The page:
THE NATURAL BEAUTY OF ALGONQUIN PARK
Algonquin is blessed with a vast interior of maple-treed hills, rocky ridges, and thousands of lakes. The only way to explore the interior of this park is by canoe or on foot. There is also a second Algonquin – along the 56 kilometer stretch of Highway 60 where visitors can enjoy camping, hiking, fishing, swimming, canoeing, cycling or viewing wildlife.
Most visitors to Algonquin want to see wild animals and the black bear ranks high on the list. The best fishing of the year for trout is in May, a couple of weeks after the ice has gone. Later, when summer has warmed the lakes, the Lake Trout are forced into deeper water. Bass are warm-water fish and provide excellent fishing opportunities for the summer visitor. Since the late 1970’s, Algonquin has been the best place to see moose in North America . The best opportunities to view one of these giants are in May and June. Deer are also frequently spotted on early morning cruises along Highway 60. The park has many campsites (even some for groups and with electricity), showers, flush toilets, laundry facilities, boat launches, accommodation and picnic areas. There are endless opportunities for conducted walks led by Park Naturalists, walking trails, children’s programs at the Visitor Centre, evening programs and special events. To plan your park experience, visit www.algonquinpark.on.ca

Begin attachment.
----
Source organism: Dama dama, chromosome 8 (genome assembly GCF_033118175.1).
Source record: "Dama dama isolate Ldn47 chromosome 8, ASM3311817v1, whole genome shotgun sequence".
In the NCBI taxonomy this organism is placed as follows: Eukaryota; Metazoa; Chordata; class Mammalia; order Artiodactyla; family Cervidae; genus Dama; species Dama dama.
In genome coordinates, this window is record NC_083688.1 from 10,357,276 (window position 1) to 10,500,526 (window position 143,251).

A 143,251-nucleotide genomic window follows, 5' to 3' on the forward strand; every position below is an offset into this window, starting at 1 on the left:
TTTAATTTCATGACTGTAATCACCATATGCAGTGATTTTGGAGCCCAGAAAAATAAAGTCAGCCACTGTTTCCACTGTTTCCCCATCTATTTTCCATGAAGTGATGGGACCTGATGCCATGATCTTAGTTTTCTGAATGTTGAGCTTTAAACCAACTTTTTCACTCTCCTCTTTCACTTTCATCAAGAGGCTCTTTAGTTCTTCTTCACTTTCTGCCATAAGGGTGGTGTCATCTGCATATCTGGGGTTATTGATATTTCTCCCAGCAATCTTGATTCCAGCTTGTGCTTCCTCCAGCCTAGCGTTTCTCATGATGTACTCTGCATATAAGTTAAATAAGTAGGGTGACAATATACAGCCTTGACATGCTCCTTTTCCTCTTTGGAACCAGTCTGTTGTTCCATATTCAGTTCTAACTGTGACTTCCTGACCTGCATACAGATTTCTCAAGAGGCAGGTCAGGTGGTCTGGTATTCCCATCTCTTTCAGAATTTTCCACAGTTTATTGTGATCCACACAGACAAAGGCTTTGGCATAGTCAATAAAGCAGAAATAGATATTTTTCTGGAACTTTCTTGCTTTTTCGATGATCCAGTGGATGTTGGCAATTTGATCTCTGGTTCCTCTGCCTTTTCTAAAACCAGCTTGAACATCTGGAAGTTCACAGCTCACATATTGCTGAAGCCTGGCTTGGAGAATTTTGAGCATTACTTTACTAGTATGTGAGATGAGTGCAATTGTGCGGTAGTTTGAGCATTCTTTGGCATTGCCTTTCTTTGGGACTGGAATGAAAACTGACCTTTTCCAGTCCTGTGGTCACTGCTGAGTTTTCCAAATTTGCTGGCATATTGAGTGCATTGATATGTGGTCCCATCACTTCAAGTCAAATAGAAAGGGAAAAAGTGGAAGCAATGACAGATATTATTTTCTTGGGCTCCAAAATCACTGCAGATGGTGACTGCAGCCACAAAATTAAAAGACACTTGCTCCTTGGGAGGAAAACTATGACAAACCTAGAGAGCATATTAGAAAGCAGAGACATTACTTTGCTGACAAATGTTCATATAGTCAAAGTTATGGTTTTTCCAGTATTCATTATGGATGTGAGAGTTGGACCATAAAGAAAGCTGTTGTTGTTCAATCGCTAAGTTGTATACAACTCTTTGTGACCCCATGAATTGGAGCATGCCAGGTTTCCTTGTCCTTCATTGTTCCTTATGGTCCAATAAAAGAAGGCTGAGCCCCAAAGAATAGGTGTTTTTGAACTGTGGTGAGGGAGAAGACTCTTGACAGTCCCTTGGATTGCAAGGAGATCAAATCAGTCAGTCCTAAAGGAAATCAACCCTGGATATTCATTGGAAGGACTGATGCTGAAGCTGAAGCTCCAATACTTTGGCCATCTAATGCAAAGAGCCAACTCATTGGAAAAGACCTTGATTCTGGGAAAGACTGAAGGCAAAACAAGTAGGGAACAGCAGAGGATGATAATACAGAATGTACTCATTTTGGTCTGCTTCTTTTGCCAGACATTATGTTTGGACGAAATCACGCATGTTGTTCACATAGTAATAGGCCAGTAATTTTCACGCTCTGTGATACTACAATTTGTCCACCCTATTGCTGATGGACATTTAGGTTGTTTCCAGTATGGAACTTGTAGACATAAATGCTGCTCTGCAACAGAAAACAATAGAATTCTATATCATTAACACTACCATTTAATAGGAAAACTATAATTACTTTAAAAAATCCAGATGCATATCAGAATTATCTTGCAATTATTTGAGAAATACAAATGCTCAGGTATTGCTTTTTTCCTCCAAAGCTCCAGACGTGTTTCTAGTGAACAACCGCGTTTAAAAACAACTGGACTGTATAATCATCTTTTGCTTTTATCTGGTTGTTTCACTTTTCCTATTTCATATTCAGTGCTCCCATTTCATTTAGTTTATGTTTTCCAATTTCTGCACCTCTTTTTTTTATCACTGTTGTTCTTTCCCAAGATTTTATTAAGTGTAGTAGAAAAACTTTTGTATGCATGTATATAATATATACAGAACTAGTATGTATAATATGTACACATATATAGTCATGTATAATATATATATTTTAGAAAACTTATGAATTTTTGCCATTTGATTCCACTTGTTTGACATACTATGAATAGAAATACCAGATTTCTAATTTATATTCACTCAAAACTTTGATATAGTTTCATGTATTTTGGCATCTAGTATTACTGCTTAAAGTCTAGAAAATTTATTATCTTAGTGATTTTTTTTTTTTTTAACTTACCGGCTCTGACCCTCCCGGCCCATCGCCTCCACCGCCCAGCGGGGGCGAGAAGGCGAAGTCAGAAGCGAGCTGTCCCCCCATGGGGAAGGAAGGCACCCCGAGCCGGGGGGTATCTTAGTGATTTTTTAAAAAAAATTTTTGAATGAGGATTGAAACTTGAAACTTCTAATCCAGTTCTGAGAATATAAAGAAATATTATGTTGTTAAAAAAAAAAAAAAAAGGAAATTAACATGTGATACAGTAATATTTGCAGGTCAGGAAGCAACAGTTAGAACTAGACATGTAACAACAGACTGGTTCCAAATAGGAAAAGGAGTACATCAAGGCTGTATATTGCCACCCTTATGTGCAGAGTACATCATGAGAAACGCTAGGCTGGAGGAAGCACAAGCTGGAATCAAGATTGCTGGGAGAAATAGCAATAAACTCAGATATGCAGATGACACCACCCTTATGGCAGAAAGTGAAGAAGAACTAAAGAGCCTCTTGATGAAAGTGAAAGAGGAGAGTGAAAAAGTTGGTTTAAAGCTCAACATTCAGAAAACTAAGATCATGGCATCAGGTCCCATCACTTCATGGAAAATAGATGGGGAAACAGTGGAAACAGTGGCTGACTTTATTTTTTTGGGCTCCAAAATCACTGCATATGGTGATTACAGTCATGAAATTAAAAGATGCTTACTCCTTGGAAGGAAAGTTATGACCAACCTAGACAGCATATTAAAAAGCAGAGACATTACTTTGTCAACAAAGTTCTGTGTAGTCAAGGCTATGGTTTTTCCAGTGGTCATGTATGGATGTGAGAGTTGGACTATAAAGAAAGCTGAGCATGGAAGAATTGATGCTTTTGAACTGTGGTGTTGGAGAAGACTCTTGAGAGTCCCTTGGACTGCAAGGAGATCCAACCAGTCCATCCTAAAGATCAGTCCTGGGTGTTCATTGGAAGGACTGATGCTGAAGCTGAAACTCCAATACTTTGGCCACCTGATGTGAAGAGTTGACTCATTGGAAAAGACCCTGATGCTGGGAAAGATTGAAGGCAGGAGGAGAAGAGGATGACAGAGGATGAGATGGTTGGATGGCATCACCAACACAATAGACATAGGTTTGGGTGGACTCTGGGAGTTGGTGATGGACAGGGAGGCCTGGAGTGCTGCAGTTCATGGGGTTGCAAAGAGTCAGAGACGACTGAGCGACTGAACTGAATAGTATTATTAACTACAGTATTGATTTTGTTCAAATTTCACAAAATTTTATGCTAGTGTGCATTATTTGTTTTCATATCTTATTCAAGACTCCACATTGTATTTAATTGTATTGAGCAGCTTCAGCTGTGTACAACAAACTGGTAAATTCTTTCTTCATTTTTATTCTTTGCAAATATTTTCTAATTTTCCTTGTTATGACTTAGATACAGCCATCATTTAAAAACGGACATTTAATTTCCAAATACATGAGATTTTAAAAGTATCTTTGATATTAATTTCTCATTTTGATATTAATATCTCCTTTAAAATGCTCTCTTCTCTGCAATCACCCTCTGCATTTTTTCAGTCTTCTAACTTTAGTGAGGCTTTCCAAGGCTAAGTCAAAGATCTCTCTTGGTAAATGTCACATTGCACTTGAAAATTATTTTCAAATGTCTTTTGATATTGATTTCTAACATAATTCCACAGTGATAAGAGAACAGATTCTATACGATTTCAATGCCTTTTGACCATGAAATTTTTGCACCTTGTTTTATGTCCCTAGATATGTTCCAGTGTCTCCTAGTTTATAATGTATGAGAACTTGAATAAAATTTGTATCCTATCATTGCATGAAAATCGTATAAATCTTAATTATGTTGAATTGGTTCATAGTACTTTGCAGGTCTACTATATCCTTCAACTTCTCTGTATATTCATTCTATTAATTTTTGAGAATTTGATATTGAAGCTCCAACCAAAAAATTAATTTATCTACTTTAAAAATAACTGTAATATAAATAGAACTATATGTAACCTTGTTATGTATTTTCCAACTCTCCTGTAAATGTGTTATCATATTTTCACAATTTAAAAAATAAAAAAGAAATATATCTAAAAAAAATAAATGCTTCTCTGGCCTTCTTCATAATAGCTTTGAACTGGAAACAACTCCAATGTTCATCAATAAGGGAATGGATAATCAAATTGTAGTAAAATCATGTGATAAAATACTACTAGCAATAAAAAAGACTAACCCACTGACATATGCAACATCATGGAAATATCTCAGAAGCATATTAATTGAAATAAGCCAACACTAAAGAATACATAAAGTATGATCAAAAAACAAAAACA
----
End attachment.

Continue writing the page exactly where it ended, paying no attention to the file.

Also see …
Algonquin Visitor Centre
No visit to Algonquin Provincial Park would be complete without a stop at the Visitor Centre at km 43.
The Logging Museum
Just inside the East Gate, the Algonquin Logging Museum brings the story of logging to life from the early square timber days to the last of the great river drives.
The Wildlife of Algonquin Park
With 53 species of mammals in Algonquin Park, it is no surprise that people are drawn there to catch a glimpse of a wild animal.